The Round-Up: Wednesday

Former residents of East Harlem are using a Web site to finance repairs for Holy Rosary Church. [NY Times]

High-end retailers and eateries are opening at JFK. [NY Times]

Revenge of the MetroCard machines part II. [NY Times]

A farmer is dealing with a drop in sales and credibility for violating the "producers-only" rule governing many of the city’s farmers’ markets. [NY Times]

An investment fund that prospered from past crises agreed to pay $6.2 billion for most of the toxic, mortgage-linked investments held by Merrill Lynch. [NY Times]

Sean Connery’s neighbors filed another complaint against the actor in court yesterday relating to the court-ordered construction work being done in his home. [NY Post]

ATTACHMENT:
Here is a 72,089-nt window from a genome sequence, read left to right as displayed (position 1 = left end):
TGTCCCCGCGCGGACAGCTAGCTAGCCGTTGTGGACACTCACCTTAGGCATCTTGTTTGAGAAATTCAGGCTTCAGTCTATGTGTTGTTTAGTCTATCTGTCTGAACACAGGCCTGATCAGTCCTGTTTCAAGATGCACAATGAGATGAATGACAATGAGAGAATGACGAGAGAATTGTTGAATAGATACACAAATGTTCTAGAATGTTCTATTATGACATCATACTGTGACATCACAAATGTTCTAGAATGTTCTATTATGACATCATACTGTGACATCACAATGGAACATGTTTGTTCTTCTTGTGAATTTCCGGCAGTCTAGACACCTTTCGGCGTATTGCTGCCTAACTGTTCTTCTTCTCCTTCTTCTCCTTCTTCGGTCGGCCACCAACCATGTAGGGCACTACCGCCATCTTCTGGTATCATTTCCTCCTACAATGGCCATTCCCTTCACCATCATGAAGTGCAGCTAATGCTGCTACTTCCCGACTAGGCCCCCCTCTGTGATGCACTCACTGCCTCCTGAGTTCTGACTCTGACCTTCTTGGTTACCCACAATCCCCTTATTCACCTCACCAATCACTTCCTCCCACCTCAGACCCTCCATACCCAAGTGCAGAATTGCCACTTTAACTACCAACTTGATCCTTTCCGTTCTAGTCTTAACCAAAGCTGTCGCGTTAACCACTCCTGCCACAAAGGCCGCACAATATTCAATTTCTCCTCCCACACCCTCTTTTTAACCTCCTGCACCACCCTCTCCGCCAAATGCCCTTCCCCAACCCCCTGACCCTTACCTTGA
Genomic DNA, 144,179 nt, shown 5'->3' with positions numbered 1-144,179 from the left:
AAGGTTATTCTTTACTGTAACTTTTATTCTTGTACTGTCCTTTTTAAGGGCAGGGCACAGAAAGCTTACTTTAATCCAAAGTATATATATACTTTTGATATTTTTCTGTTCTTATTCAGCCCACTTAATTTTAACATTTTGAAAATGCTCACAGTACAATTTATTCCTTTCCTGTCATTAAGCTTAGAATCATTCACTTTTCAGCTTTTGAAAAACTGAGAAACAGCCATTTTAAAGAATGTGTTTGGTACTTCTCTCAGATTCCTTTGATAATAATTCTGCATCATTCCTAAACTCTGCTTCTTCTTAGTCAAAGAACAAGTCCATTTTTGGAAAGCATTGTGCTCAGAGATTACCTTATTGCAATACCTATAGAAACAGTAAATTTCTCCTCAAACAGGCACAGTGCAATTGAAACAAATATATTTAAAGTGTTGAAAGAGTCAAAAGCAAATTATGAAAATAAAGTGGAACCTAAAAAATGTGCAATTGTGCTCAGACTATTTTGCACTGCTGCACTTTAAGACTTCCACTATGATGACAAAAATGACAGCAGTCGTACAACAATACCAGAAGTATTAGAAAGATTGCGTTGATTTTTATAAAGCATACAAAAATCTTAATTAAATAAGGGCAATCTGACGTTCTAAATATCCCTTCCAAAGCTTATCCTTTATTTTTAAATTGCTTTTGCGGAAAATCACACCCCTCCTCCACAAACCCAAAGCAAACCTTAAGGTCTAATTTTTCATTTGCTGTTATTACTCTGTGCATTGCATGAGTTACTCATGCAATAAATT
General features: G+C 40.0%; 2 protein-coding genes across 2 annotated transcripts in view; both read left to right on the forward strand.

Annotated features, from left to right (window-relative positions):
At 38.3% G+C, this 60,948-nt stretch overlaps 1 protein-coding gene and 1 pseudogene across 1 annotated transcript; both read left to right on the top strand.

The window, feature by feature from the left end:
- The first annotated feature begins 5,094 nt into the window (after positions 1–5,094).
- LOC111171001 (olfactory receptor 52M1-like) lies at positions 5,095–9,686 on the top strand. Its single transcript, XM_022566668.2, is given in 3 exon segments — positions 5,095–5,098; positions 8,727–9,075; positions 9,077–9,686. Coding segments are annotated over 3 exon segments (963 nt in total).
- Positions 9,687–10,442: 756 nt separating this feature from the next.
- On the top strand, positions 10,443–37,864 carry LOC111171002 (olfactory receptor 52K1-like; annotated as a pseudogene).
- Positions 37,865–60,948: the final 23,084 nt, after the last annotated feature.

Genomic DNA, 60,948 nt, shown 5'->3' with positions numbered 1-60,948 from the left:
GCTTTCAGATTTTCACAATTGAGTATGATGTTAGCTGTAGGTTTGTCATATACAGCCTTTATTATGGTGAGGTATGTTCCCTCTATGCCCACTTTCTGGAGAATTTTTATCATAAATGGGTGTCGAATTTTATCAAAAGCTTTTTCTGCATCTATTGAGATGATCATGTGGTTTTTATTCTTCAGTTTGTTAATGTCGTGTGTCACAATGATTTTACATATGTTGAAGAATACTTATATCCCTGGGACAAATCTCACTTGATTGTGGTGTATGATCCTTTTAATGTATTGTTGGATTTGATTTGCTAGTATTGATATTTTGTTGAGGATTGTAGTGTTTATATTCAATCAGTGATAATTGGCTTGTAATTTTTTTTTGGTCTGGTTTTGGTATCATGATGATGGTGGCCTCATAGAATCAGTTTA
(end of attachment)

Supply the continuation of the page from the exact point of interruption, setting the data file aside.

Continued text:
A survey of subway toilets in Manhattan, Queens, and Brooklyn found most were either locked or so poorly stocked and maintained that they were virtually unusable. [NY Post]

Jones Beach earned the highest ranking of the New York City beaches in a new report. [NY Post]

City Sports has signed a 15,612-square-foot retail lease in the Rockefeller Center area. [NY Post]

A Flatbush church is getting a "big ass fan" to battle the summer heat. [NYDN]

Residential developers rushed to build in May and June before less-lucrative tax break rules kicked in July 1. [NYDN]

Report: Non-residential construction costs in New York City are the most expensive in the US, and nearly three times more than in Chicago and Atlanta. [NY Sun]

A judge has thrown out subpoenas that would have required three Park Avenue co-op boards to hand over documents about the social lives of residents. [NY Sun] The Round-Up: Wednesday